Ok, so this was the next big stop on my trip. Although General Lee had already surrendered to Grant in Virginia, hopes for many Confederates still survived as long as Jefferson Davis and his cabinet were around. Those hopes ended here May 10, 1865 when his group was captured where they had camped for the night. They had been travelling from Richmond, Virginia to Texas, where they had hoped to attempt a new campaign. During the night, the 1st Wisconsin infantry, and 4th Michigan cavalry had approached the area. Running into each other nearby, each thought that the other was the enemy, and a short "friendly fire" followed, that ended with 2 casualties, John Rupert and John Hines, both of the Michigan cavalry. Shortly thereafter, they found the campsite and apprehended Davis. Rumors began circulating that he was found wearing his wifes clothing, whether intentionally to escape, or by accident in the dark, but accounts are contradictary and there is no way to know for sure. Davis was taken to Fort Monroe in Virginia, where he was a prisoner for two years before being released on bail. Photo captions: Title photo is the monument to Davis on the capture site. Next shows the historic marker located in Fitzgerald, GA (see last post) telling about the site, and next is a marker on the road to the capture site. Next photos are two of the ones I managed to take in the museum before they told me to turn off my camera. The first is a Confederate not e with a story: Major A.S. Jonas (a native of Mississippi) was a member of the staff of General Stephan D. Lee, when paroled at High Point, NC in May 1865. He went with a party of officers to Richmond, VA to secure transportation home. At the Powhatan Hotel, where they were entertained, they met miss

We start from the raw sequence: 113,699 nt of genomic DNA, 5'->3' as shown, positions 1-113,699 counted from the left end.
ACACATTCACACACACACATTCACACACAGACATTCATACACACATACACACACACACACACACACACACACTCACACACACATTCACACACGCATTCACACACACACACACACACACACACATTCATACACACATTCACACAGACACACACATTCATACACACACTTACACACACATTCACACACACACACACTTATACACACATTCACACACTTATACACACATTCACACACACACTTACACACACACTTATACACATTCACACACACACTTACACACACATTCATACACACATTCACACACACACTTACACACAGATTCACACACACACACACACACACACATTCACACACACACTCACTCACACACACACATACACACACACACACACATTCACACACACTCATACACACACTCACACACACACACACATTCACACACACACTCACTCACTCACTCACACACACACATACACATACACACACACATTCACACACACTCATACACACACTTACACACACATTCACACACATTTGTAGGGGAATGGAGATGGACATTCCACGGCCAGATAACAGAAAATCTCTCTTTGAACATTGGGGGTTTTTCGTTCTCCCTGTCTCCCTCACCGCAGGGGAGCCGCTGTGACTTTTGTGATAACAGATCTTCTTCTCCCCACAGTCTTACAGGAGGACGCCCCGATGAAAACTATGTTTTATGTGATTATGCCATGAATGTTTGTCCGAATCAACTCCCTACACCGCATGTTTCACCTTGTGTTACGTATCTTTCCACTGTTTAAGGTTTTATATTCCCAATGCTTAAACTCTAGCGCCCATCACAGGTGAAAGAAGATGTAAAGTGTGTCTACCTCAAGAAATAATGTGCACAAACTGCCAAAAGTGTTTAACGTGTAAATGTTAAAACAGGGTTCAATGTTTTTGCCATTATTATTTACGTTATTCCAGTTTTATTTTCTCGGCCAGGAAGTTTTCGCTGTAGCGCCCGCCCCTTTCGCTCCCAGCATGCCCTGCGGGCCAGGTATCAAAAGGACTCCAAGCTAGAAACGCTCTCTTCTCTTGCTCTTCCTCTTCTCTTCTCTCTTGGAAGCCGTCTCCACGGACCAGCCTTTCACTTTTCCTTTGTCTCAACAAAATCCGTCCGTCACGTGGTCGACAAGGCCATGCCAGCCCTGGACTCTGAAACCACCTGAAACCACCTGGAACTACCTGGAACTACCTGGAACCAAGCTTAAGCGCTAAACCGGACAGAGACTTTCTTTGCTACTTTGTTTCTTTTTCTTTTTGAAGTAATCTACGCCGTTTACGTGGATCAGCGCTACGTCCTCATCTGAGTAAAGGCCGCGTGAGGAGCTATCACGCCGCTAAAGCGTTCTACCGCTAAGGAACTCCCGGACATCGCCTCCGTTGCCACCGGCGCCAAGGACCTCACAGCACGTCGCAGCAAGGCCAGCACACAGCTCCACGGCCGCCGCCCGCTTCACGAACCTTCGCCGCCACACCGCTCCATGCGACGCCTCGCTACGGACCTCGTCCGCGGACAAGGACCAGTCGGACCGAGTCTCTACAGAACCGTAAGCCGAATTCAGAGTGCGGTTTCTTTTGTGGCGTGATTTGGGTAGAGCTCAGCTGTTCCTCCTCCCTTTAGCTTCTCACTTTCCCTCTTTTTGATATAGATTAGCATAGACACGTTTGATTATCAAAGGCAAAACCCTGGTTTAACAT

Anna Bush ( a young lady from the North) then visiting in Richmond. In conversation with the officers one day she showed them some Confederate notes printed on one side, saying she was going to carry them home as souvenirs. Handing one to each officer, she requested them to write a few lines with autograph attached. Each gallantly complied, and Major Jonas handed back the now famous "lines". Soon after "the lines" appeared in the NY Metropolitan Record, under the heading "Something too good to be lost". Official recognization was accorded Major Jonas' beautiful lines by the National Convention of the Untied Daughters of the Confederacy in Norfolk 1907. The poem had a prominent place on the program Historic Day, Nov 15 1907, the honor of reading it being conferred on the poet's daughter, Miss Annie Lowe Jonas of Memphis.
"Representing nothing on God's green earth now,
And naught in the waters below it,
As the pledge of a nation that's dead and gone,
Keep it dear friend, and show it.
Show it to those who will lend an ear
To the tale that this paper can tell
Of liberty born of the Patriot's dream,
Of a storm cradled nation that fell.
Too poor to possess the precious ores
And too much of a stranger to borrow,
We issued today our promise to pay,
And hoped to repay on the morrow.
The days rolled by and the weeks became years,
But our coffers were empty still;
Coin was so rare that the treasury'd quake
If a dollar should drop in the till.
But the faith that was in us was strong indeed,
And our poverty well we discerned
And this little check represented the pay
That our suffering veterans earned
We knew the value in gold,
Yet as gold each soldier received it;
It gazed in our eyes with a promise to pay,
and each Southern patriot belived it.
But our boys thought little of price or pay,
Or of bills that were overdue,
We knew if it brought us our bread today,
'Twas the best our poor country could do.
Keep it, it tells all our history o'er,
From the birth of our dreams 'till the last;
Modest, and born of the angel Hope,
Like our hope of success, it passed." -Major A.S. Jonas
The next picture shows some effects of Georgia's last Confederate veteran, William Jordan Bush (see last post.) Included are shoes, pipe, umbrella, and his Confederate flag that he carried in many parades and events. Next picture shows the Davis capture site. Some of these trees have been there since the event. Next is the back of the monument (the front is the title picture). Next is the road they travelled on, the only original section of it remaining. And the last picture is the marker where the friendly fire occured and killed the two men.